One of the indications of the existence and necessity of the Oral Torah - an explanation and clarification (later redacted as the Talmud) of the written Torah (The Five Books of Moses) - comes from verse 12:21 "You will slaughter animals ... according to the manner I (God) have prescribed." Nowhere in the Torah are we instructed in the manner of shechita, ritual slaughter. One might conclude that there was a very sloppy editor. Or - one might conclude that there are additional teachings clarifying and amplifying the written Word.

The source of the Chosen People concept (14:1-2): "You are a nation consecrated to God your Lord. God has chosen you from all nations on the face of the earth to be His own special nation." We are chosen for responsibility, not privilege -- to act morally and to be a "light unto the nations."


Dvar Torah
based on Growth Through Torah by Rabbi Zelig Pliskin

The Torah states, "After the Almighty, your God, shall you walk, and Him shall you fear, and His commandments you shall observe and to His voice shall you hearken, and Him shall you serve and to Him shall you cleave" (Deuteronomy 13:5).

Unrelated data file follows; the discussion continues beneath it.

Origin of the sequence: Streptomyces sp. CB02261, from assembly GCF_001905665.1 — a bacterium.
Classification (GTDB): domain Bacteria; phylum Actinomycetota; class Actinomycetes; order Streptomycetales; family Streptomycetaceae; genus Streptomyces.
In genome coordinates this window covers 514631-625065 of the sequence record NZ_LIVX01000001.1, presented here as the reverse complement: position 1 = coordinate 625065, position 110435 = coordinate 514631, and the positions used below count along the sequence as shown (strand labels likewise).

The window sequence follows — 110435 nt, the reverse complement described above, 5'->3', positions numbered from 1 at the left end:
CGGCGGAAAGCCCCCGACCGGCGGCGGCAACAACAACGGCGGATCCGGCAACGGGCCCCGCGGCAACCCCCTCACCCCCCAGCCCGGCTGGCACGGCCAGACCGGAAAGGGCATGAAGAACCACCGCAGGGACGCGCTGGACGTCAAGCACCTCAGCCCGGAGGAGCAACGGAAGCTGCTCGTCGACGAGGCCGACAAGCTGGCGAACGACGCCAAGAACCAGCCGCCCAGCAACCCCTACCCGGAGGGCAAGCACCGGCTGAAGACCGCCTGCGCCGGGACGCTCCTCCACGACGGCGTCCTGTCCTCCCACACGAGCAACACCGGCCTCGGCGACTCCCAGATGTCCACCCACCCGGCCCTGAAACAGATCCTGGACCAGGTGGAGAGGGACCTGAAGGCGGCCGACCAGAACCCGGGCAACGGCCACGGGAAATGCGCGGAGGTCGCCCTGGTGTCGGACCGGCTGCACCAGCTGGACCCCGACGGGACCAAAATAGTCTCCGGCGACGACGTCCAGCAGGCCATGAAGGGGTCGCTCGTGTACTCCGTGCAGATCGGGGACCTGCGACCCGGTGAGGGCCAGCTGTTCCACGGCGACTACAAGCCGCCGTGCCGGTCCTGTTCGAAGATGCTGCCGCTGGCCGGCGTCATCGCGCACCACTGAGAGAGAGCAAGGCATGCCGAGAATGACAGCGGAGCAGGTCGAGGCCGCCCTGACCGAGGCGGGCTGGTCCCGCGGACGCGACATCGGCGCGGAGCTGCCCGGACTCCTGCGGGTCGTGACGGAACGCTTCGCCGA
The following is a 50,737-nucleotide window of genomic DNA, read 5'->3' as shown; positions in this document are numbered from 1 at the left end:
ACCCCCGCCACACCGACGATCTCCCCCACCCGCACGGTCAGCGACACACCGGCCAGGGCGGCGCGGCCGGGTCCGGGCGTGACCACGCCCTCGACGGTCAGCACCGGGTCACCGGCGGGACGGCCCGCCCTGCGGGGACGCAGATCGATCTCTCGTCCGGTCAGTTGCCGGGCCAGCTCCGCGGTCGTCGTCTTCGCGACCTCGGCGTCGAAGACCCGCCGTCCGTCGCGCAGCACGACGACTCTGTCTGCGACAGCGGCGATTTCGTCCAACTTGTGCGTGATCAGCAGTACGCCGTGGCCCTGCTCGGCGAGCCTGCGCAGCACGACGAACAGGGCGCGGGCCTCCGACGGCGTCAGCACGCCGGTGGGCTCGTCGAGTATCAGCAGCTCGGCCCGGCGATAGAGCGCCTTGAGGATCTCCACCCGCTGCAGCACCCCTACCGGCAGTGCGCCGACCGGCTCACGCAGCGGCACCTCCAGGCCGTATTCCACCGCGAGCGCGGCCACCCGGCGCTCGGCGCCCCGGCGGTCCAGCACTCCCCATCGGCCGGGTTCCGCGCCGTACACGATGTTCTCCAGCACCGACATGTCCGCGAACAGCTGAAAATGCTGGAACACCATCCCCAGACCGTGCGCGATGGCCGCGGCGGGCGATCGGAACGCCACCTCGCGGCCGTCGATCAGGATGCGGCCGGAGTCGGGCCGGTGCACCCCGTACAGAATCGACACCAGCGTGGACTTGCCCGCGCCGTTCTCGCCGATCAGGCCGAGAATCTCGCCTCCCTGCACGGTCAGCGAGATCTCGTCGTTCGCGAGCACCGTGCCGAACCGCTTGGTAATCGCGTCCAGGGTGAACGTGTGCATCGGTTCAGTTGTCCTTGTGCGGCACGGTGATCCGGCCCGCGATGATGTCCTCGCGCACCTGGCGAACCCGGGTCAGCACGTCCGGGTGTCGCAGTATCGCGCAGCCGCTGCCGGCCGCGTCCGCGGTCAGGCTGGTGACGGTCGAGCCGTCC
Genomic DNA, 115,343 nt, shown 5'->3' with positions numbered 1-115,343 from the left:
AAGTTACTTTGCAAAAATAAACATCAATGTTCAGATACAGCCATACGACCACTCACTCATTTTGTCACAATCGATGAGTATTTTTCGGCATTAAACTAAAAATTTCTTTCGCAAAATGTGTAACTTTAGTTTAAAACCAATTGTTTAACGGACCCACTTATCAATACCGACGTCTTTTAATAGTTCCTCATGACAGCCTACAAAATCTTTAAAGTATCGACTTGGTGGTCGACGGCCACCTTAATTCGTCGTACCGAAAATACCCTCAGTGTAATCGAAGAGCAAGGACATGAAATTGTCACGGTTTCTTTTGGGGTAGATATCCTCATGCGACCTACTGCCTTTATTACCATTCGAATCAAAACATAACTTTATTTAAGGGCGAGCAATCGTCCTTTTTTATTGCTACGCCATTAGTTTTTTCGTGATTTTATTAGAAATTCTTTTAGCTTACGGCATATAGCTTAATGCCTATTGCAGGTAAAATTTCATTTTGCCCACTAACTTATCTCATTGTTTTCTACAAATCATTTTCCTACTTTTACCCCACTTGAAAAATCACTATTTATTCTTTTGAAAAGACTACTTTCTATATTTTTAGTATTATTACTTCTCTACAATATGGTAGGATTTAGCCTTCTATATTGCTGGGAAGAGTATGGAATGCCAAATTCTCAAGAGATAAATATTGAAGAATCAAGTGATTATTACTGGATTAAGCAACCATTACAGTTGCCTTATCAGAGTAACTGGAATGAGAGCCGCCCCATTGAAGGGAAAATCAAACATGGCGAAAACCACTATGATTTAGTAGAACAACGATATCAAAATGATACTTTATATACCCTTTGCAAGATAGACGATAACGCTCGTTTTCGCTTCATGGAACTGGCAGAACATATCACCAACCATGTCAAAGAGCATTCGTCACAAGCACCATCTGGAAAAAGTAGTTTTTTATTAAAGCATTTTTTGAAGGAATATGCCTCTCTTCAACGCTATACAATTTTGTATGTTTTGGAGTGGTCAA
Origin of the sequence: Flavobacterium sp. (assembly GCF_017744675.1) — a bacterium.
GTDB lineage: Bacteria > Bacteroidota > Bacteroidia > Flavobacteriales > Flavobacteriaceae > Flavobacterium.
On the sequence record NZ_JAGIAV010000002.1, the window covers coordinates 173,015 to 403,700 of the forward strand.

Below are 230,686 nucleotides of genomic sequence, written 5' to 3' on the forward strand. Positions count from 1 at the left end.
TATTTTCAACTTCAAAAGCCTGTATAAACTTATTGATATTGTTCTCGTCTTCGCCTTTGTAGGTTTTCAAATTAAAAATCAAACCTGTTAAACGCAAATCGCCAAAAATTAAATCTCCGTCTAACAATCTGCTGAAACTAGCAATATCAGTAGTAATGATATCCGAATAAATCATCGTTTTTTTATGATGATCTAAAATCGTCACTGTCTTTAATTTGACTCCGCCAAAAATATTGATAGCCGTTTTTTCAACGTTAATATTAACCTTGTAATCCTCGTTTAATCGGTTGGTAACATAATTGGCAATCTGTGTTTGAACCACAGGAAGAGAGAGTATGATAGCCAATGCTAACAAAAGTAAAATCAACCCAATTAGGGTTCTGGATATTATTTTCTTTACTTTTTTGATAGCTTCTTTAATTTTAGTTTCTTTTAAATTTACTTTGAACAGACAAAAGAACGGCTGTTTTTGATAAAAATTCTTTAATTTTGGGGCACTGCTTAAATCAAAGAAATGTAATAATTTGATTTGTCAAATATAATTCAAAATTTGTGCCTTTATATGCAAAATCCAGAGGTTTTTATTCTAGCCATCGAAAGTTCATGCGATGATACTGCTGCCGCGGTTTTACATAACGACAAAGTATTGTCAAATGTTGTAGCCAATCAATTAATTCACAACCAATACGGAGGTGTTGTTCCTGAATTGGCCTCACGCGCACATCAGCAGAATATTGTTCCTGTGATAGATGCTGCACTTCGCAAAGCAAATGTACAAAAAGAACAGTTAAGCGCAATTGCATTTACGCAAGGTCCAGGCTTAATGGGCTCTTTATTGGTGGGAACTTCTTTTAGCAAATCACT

The Chofetz Chaim, Rabbi Yisroel Meir Kagan, notes that the Hebrew word for "after" is "acharai" which denotes a far distance. He asks, "Since this verse tells us to follow the Almighty, why didn't the Torah use a term denoting closeness since we should be as close as possible to the Almighty?

Rabbi Kagan explains that the Torah uses a term denoting distance to tell us that regardless of how far a person feels he is from the Almighty, he should never give up hope. With all of his power he should strive to come closer to the Almighty and he will find Him. Never despair and never allow any faults or transgressions to prevent you from coming closer to the Almighty!

(or go to

Jerusalem  6:45
Guatemala 6:06  Hong Kong 6:35  Honolulu 6:42
J'Burg 5:30  London 8:01  Los Angeles 7:20
Melbourne 5:28  Miami 7:37  Moscow 7:43

New York 7:34  Singapore  6:55


If you think that
you are always right,
then something is wrong.

With Special Thanks to
David & Marilyn Zinn
for dedicating this edition